• 13. IBP analysis provides the enterprise with two forms of value – explicit and implicit. Explicit value isrealized through operational solutions leveraging an understanding of how a particularl decision underconsideration falls into one of the different decision categories.Explicit value is realized by the enterprise’s improved understanding of its true key performance drivers.In terms of quantified value, an enterprise should expect IBP analysis to deliver an increase in NetIncome equal to 3% to 8% of sales.Ultimately, however, the value proposition is much greater. Any organization that fully embraces IBPwill enjoy not only a dramatic improvement in their financial performance, they will also gain a decisivecompetitive advantage they can leverage to gain dominance of their industry. At that point, the fullbenefits of IBP are only limited by the creativity of the enterprise!Copyright 2011, All Rights Reserved
  • 14. About the AuthorDr. Robert C. Whitehair has led pioneering research and development of Integrated Business Planningsince the 1980’s. Dr. Whitehair has founded multiple companies and research labs related to IBP, mostrecently River Logic, Inc., where he is the Chief Research Officer and Director.In addition to IBP, Dr. Whitehairs research involves theoretical and mathematical foundations ofartificial intelligence, knowledge-based programming languages, knowledge-based decision supportsystems, simulation and computational mathematics. Dr. Whitehair earned his Ph.D. from theUniversity of Massachusetts.ChronologyFounder, Director, Chief Research Officer, River Logic, Inc. (RLI), Beverly, MA. River Logic established as the market andtechnology leader for Integrated Business Planning and technology infrastructure enabling the Knowledge-based economy. rdDirector of Research and Development, EBSCO Publishing (EP), Ipswich, MA. Developer of infrastructure for 3 GenerationInternet Networks, IBP knowledge exchanges, and value-added processing for content products. rdPresident, CEO, COR Decision Support Systems, Inc. (CDSS), Ipswich, MA. Market leader for technology enabling 3 GenerationIBP Network Solutions and knowledge exchanges.Division General Manager, EBSCO Information Technologies (EIT), Ipswich, MA. Market leader for solutions providing state-of-the-art, value-added differentiation for content products.President, CEO, ArtLog, Inc., Beverly, MA. Collaboration with elements of the Russian Academy of Science, developer of over rd100 enabling technologies successfully deployed in IBP knowledge exchanges and 3 Generation Internet Networks.President, CEO, COR Technologies, Inc. (CTI), Beverly, MA. Pioneered development of first Integrated Business PlanningSolutions.President, Co-founder, Probots, Inc., Northampton, MA. Joint IBP R&D with E.I.Du Pont De Nemours and Company ofWilmington, DE; General Electric Corp. of Pittsfield, MA; Gold Hill, Inc., of Cambridge, MA; Mathsoft, Inc., of Cambridge, MA;Mapinfo of Troy, NY; Environmental Science Research Institute (ESRI) of Redlands, CA; CLN, Inc., of Littleton, MA; The PaperCorp. of Des Moines, IA; and Lamb-Grays Harbor Co. of Hoquiam, WA.Vice-President of Research and Development, Probots Developments, Inc., Vancouver, British Columbia. Developer of theEducational Plan, a large-scale, international project to increase cooperation between Russian science institutes andresearch/education organizations and commercial enterprises in North America.Corporate Director, Co-founder, Consultant, Top Level, Inc., Amherst, MA. Developer of high-performance parallel softwarelanguages, parallel programming tools, and applications requiring high-performance parallel computations.Research Scientist, University of Massachusetts, Amherst, MA. Development lab focused on theoretical and mathematicalfoundations for the development of search-based design theories. Special emphasis on the use of abstractions, approximationsand problem reformulations, theoretical search, real-time processing, managing uncertainty, and control of problem solving.Staff Research Writer, Smithsonian World Television Series/Adrion Malone Production Company, Washington, DC. Script andscreenplay development and film production for Smithsonian World.Consultant, Arthur Andersen & Co., Pittsburgh, PA. Manufacturing consultant specializing in computer integratedmanufacturing (CIM).ResearchIntegrated Business Planning: A formal extension of contemporary economic theory that provides significant improvement inthe ability to predict and explain the behavior of micro- and macroeconomic enterprises. IBP solutions have been deployed inover 300 client engagements in many industries and include:Copyright 2011, All Rights Reserved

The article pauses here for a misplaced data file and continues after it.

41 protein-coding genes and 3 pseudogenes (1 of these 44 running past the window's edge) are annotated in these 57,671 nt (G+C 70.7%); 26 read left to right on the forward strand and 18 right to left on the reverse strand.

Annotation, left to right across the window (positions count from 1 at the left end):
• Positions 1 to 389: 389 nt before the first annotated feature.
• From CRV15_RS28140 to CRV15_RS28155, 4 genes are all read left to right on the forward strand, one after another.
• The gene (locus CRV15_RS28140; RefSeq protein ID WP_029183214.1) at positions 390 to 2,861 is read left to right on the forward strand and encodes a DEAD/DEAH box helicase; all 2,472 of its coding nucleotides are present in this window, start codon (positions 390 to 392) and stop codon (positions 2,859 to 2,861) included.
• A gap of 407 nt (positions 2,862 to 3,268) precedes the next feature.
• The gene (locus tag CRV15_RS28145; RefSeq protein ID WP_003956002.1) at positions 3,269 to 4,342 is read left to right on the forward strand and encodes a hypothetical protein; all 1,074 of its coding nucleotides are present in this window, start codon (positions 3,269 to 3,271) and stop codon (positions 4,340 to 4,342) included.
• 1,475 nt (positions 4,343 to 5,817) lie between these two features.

• 15. - Harvest Planning: Sugar Cane/ Sugar Beets; Fruit; Grain - Service Industry Capacity Planning: Banking; Insurance; Consulting - Strategic Enterprise Optimization: Various Process Industries - Manufacturing Optimization: Various Discrete and Continuous Process Industries - Trade Promotion/ Market Mix Optimization: CPG; Automotive - Procurement Planning and Optimization: Various Discrete and Continuous Process Industries - Negotiation Management - Integrated Delivery System Planning: Healthcare Industry - Practice Planner: Healthcare Industry - Treatment Plan Analysis and Optimization: Healthcare Industry - Competitive Global Market Analyzer: Grains - Pathfinder Oil&Gas Planner - Pipeline Scheduling and Management - Municipal Water Management - Blending Optimization: Metals; Chemicals; Mining/ Coal; Food Industry - Strategic Pharmaceutical Planning - AFP (Active Financial Planning) and Enterprise Performance Management - Cost-to-Serve Optimization, Negotiation, and Planning - Emission/ Effluent Planning and Analysis (GHG Planning): Various Discrete and Continuous Process Industries - Network Analysis and Planning: Telco - Client Life Cycle Management and Optimization: Consumer Industry - Paper Mill/ Saw Mill Planning and Optimization - Financial Planning and Optimization for the Financial Industry - IT Optimization and Planning - Defense Department related Planning solutions: Quadrennial Review; Force Optimization; Recruiting Planning and Optimization; Logistical Planning and Optimization - Risk Analysis and Planning (integrate IBP/ Monte Carlo) - Various Discrete and Continuous Process Industries; - Total Energy Management and Optimization - Product (SKU) RationalizationPhD Research, ``A framework for the analysis of sophisticated control, Department of Computer Science, University ofMassachusetts, 1995. PhD research under the direction of Professor Victor R. Lesser that developed theoretical foundationsand mathematical formalisms for specifying and analyzing problem domains and sophisticated problem solvers.Integrated Business Planning: Developed theoretical foundations for describing enterprise management problems andassociated design principles for constructing sophisticated problem solving systems.Modeling of Dynamic Systems and Intelligent Agents, In cooperation with the Russian Academy of Science. Developedmathematical formalisms that support the modeling of dynamic systems of objects and intelligent agents (i.e., agents capableof learning and applying their knowledge in novel situations).Constraint-Oriented Reasoning, In cooperation with the Russian Academy of Science. Developed high-performance reasoning,analysis and simulation systems based on techniques for both representing domain knowledge as a structured database (orknowledge-base) of constraints and for exploiting the knowledge-base to efficiently define systems of closed-formmathematical expressions that describe relevant properties of objects in a given domain.Global Integrated Planning SYstem, GIPSY, In cooperation with E.I.Du Pont De Nemours and Company of Wilmington, DE, andGeneral Electric Corp. of Pittsfield, MA. The GIPSY research project investigated techniques for representing and analyzinglarge-scale industrial processes integrating production processes, financial, and logistical systems.Temporal Geographic Information System, In cooperation with ESRI (Environmental Science Research Institute), of Redlands,CA, and Mapinfo, of Troy, NY. Investigated issues associated with incorporating a representation of time into geographicinformation systems.Parallel Programming Languages, In cooperation with the University of Massachusetts, developed language constructs andimplementation techniques for high-performance parallel programming.Copyright 2011, All Rights Reserved